2022 ICD-10-CM Code G44.30

Post-traumatic headache, unspecified

Version 2021

Not Valid for Submission

ICD-10:G44.30
Short Description:Post-traumatic headache, unspecified
Long Description:Post-traumatic headache, unspecified

Code Classification

  • Diseases of the nervous system (G00–G99)
    • Episodic and paroxysmal disorders (G40-G47)
      • Other headache syndromes (G44)

G44.30 is a non-specific and non-billable diagnosis code code, consider using a code with a higher level of specificity for a diagnosis of post-traumatic headache, unspecified. The code is not specific and is NOT valid for the year 2022 for the submission of HIPAA-covered transactions. Category or Header define the heading of a category of codes that may be further subdivided by the use of 4th, 5th, 6th or 7th characters.

Unspecified diagnosis codes like G44.30 are acceptable when clinical information is unknown or not available about a particular condition. Although a more specific code is preferable, unspecified codes should be used when such codes most accurately reflect what is known about a patient's condition. Specific diagnosis codes should not be used if not supported by the patient's medical record.

Specific Coding for Post-traumatic headache, unspecified

Non-specific codes like G44.30 require more digits to indicate the appropriate level of specificity. Consider using any of the following ICD-10 codes with a higher level of specificity when coding for post-traumatic headache, unspecified:

  • BILLABLE CODE - Use G44.301 for Post-traumatic headache, unspecified, intractable
  • BILLABLE CODE - Use G44.309 for Post-traumatic headache, unspecified, not intractable

Clinical Information

Information for Patients


Headache

Almost everyone has had a headache. Headache is the most common form of pain. It's a major reason people miss days at work or school or visit the doctor.

The most common type of headache is a tension headache. Tension headaches are due to tight muscles in your shoulders, neck, scalp and jaw. They are often related to stress, depression or anxiety. You are more likely to get tension headaches if you work too much, don't get enough sleep, miss meals, or use alcohol.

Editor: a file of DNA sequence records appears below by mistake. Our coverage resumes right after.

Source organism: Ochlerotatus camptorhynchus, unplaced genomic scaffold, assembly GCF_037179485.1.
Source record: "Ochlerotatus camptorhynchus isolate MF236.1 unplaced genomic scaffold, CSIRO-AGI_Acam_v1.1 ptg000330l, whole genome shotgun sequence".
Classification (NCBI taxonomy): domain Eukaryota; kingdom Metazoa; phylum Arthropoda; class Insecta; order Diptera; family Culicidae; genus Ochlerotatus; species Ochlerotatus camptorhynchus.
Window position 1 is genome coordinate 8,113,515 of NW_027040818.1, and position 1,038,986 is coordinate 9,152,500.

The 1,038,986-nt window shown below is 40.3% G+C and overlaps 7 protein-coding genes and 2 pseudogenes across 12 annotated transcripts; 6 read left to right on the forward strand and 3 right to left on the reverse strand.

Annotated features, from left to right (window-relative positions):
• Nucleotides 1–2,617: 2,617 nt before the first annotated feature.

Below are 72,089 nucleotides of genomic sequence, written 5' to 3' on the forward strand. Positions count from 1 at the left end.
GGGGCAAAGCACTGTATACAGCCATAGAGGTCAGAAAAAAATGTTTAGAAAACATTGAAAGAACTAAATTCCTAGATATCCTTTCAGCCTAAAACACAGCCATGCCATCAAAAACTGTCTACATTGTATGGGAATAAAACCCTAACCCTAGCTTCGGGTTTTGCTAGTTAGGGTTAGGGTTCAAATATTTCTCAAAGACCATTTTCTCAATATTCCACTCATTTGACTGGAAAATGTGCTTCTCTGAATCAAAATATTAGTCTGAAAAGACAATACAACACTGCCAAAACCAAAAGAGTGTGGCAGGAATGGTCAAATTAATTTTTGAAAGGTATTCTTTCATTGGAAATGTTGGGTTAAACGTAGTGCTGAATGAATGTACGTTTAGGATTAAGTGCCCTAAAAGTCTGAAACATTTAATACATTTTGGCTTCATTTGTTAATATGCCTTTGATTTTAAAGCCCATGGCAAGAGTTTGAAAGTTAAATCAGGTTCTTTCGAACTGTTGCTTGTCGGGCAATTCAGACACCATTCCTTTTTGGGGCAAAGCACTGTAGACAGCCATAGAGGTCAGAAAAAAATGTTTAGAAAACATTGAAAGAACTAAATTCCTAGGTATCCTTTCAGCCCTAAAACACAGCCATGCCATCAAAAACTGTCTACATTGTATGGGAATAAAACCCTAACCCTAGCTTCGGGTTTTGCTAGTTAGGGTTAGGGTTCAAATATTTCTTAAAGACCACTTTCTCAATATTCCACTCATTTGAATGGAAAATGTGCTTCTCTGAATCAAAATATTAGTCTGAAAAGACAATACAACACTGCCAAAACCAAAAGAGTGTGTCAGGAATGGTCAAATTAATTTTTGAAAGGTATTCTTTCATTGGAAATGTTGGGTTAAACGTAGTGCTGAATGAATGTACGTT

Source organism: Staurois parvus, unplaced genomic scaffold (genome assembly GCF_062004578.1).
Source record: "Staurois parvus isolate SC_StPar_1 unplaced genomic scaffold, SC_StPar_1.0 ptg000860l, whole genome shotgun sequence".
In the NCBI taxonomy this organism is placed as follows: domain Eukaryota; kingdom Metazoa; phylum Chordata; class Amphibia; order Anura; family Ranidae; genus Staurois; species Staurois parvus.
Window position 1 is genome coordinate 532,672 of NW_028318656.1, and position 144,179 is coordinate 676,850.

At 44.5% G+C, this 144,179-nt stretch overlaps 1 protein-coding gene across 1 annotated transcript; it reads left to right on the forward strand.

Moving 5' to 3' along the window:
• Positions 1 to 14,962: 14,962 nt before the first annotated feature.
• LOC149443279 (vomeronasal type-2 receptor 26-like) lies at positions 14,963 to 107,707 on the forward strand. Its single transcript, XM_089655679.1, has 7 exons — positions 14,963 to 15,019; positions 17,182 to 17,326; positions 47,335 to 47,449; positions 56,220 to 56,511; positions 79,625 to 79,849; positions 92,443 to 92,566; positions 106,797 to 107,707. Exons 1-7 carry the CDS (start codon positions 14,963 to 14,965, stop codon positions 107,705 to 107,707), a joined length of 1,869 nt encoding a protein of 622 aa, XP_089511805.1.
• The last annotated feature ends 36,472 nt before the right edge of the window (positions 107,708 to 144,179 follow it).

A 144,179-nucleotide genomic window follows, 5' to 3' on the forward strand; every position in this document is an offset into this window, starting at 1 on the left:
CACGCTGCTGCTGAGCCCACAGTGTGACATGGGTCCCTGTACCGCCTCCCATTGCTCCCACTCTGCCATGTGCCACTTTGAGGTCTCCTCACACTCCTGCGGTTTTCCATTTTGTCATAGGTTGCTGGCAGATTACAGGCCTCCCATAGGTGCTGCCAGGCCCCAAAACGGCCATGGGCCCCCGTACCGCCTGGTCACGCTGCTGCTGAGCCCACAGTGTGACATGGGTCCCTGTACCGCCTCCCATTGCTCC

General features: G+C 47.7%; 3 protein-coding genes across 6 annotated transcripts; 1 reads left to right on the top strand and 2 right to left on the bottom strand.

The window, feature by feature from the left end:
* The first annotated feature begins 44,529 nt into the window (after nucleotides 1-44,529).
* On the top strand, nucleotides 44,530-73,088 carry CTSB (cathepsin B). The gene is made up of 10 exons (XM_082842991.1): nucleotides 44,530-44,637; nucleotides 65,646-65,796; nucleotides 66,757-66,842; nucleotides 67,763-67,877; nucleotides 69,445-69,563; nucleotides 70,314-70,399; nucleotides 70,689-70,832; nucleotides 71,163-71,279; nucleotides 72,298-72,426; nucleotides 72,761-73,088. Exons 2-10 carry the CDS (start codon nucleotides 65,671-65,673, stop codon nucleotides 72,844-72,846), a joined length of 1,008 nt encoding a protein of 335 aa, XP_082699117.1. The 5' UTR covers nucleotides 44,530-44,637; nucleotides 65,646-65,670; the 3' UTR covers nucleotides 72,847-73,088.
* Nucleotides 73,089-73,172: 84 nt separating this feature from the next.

Other common types of headaches include migraines, cluster headaches, and sinus headaches. Most people can feel much better by making lifestyle changes, learning ways to relax and taking pain relievers.

Not all headaches require a doctor's attention. But sometimes headaches warn of a more serious disorder. Let your health care provider know if you have sudden, severe headaches. Get medical help right away if you have a headache after a blow to your head, or if you have a headache along with a stiff neck, fever, confusion, loss of consciousness, or pain in the eye or ear.

NIH: National Institute of Neurological Disorders and Stroke


[Learn More in MedlinePlus]

Code History

  • FY 2021 - No Change, effective from 10/1/2020 through 9/30/2021
  • FY 2020 - No Change, effective from 10/1/2019 through 9/30/2020
  • FY 2019 - No Change, effective from 10/1/2018 through 9/30/2019
  • FY 2018 - No Change, effective from 10/1/2017 through 9/30/2018
  • FY 2017 - No Change, effective from 10/1/2016 through 9/30/2017
  • FY 2016 - New Code, effective from 10/1/2015 through 9/30/2016 (First year ICD-10-CM implemented into the HIPAA code set)